STALLINGS — The Town of Stallings and DR Horton settled a lawsuit earlier this month on the Stinson Farms development.

The mix-use development, according to the Town of Stallings, is about 73 acres that would consist of gas stations, fast food restaurants and multi-family homes, single-family homes and townhomes. It would be located near the intersection of Idlewild Road and I-485, adjacent to the Shannamara neighborhood and across the Idlewild Shopping Center.

Plans for the Stinson Farms development were sent to the town in April of 2019 — prior to it rewriting its zoning ordinances which would allow council to deny construction projects that “do not align with the town’s vision,” per the Town of Stallings. In April, the council voted (4-2) to turn down the development application even after “months of negotiations” with DR Horton because it was not a “walkable activity center” as defined in the Stallings Comprehensive Land Use Plan, per the town’s website.

In the lawsuit, Stinson Farms would have a brick buffer between it and residents on Anglesey Court. There is a limit of one gas station and two fast food restaurants, but that does not include places like Panera, Chipotle, Starbucks or similar “fast-casual” establishments. There is a minimum of one full-service restaurant and it must be decided on before other commercial parcels are completed. Finally, the Town of Stallings would not pay legal fees and face the risk of “substantial economic damages,” according to the Town of Stallings.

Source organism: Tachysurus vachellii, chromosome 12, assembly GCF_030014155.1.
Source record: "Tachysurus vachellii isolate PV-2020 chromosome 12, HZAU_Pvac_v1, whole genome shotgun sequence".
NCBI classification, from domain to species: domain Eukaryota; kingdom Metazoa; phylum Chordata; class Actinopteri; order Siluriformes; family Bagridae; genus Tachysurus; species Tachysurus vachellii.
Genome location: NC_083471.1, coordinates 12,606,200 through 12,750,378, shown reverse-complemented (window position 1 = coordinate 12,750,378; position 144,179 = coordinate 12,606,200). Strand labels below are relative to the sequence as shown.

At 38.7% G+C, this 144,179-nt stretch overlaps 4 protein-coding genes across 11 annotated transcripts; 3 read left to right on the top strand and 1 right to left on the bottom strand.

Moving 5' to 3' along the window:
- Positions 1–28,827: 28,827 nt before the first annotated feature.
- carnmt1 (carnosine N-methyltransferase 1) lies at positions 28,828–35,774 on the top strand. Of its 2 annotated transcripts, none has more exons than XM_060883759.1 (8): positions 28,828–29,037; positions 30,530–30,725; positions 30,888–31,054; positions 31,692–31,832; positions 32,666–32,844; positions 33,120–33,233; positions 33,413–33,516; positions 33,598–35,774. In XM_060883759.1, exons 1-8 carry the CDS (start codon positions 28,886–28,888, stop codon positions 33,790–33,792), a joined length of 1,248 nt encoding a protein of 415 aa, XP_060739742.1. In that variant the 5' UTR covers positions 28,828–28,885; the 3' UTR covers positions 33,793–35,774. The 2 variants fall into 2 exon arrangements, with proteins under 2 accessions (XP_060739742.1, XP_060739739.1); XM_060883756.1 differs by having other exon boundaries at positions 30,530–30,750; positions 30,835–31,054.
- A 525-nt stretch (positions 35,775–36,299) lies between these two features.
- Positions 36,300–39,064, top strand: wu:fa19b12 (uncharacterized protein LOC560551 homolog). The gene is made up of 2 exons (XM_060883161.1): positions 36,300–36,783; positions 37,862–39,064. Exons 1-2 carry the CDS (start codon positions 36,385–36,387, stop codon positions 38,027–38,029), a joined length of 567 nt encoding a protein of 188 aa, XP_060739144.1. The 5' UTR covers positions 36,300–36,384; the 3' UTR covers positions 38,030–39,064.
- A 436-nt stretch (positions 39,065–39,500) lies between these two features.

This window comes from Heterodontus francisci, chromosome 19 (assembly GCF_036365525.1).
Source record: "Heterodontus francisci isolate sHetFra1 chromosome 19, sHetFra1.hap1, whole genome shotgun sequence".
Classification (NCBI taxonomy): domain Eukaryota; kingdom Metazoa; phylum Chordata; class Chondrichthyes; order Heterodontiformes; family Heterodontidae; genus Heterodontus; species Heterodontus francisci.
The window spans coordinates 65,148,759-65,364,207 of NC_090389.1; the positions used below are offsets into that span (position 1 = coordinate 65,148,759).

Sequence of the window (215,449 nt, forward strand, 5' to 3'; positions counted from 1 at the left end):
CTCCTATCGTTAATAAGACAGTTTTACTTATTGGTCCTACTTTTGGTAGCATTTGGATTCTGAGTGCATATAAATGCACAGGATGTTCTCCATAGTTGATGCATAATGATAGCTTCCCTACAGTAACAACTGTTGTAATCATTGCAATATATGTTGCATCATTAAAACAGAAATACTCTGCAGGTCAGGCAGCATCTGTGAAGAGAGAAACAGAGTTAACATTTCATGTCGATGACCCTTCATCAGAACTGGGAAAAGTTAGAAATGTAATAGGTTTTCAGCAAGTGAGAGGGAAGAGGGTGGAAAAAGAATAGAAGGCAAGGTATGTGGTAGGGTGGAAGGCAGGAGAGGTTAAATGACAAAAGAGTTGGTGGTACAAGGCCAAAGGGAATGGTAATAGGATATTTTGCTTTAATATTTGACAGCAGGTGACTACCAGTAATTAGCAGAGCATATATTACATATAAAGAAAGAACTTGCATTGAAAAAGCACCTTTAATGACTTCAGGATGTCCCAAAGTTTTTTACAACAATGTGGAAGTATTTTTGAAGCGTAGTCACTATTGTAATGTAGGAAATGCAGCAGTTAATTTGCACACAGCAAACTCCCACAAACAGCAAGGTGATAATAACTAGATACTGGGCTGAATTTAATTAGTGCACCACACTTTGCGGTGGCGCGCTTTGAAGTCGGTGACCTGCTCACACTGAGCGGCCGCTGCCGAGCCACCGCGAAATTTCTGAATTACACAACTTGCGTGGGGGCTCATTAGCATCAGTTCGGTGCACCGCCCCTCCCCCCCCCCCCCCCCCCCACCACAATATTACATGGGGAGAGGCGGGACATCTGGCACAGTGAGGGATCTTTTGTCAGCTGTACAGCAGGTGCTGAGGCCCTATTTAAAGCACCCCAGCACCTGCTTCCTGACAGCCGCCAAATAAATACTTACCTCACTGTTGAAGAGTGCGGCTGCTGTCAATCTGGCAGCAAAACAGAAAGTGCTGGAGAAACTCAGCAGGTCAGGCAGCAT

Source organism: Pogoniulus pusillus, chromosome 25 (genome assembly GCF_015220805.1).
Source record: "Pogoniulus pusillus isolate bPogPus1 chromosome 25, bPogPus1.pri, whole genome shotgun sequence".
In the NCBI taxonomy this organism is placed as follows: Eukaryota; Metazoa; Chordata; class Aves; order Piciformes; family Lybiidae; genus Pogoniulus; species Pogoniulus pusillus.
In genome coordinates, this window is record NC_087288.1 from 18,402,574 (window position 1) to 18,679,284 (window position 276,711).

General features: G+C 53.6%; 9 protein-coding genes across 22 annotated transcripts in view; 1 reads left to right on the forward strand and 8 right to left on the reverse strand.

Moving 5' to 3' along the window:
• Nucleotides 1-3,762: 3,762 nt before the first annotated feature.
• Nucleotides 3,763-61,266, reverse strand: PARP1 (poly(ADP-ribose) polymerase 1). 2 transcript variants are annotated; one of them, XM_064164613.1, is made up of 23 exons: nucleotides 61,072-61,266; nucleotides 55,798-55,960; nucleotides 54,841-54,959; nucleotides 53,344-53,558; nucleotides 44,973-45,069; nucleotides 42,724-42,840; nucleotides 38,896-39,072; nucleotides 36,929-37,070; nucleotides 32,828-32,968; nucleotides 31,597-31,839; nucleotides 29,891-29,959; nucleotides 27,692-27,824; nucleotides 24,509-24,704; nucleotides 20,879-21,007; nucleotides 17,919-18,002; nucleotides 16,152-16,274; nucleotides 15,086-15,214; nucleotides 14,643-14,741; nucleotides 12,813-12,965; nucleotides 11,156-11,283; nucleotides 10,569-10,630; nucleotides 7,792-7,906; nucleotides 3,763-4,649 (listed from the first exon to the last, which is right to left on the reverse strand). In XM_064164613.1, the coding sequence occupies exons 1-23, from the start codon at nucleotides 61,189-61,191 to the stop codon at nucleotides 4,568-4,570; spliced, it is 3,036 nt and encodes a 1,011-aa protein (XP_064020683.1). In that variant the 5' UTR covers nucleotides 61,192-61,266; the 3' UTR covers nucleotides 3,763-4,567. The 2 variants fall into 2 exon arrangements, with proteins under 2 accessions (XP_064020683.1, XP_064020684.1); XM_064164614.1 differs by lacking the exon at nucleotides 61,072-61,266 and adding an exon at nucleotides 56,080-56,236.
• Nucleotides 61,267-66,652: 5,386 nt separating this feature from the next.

If the courts agreed with DR Horton, then the Town of Stallings could have been liable for an estimated minimum of $2 million. That estimate was calculated by the Town’s legal counsel and the NC League of Municipalities. “Such a judgment would likely require the Town to increase property taxes on all property owners to offset the difference,” per the town’s website.

Too, if the courts sided with DR Horton, they could construct Stinson Farms without honoring any previously negotiated terms. “Overall, the Town felt the increased intensity would significantly and adversely affect surrounding neighborhoods and burden infrastructure,” according to the Town.

The lawsuit allows 594 mixed-residential units permitted rather than 1,000 multi-family units that could have been constructed under the previous ordinance. It also includes the brick wall buffer that will be five feet and have landscaping, large open spaces are required, the restaurants and gas station limitations and the gas station will be located closer to the I-485 interchange.

All costs associated with transportation improvements will be paid by DR Horton.

On Monday, Dec. 6, at 7 p.m., Town Council will have a special meeting at the Stallings Government Center. The meeting will cover a rezoning to allow “a 24-unit multi-family building, any non-residential uses permitted by right in the MultiUse zoning district and either a convenience store with gasoline pumps or a restaurant with drive-thru windows,” according to the Town. The meeting will have a public hearing and council will be making a vote.

The Enquirer-Journal reached out to the developer’s attorney for comment, but they declined.

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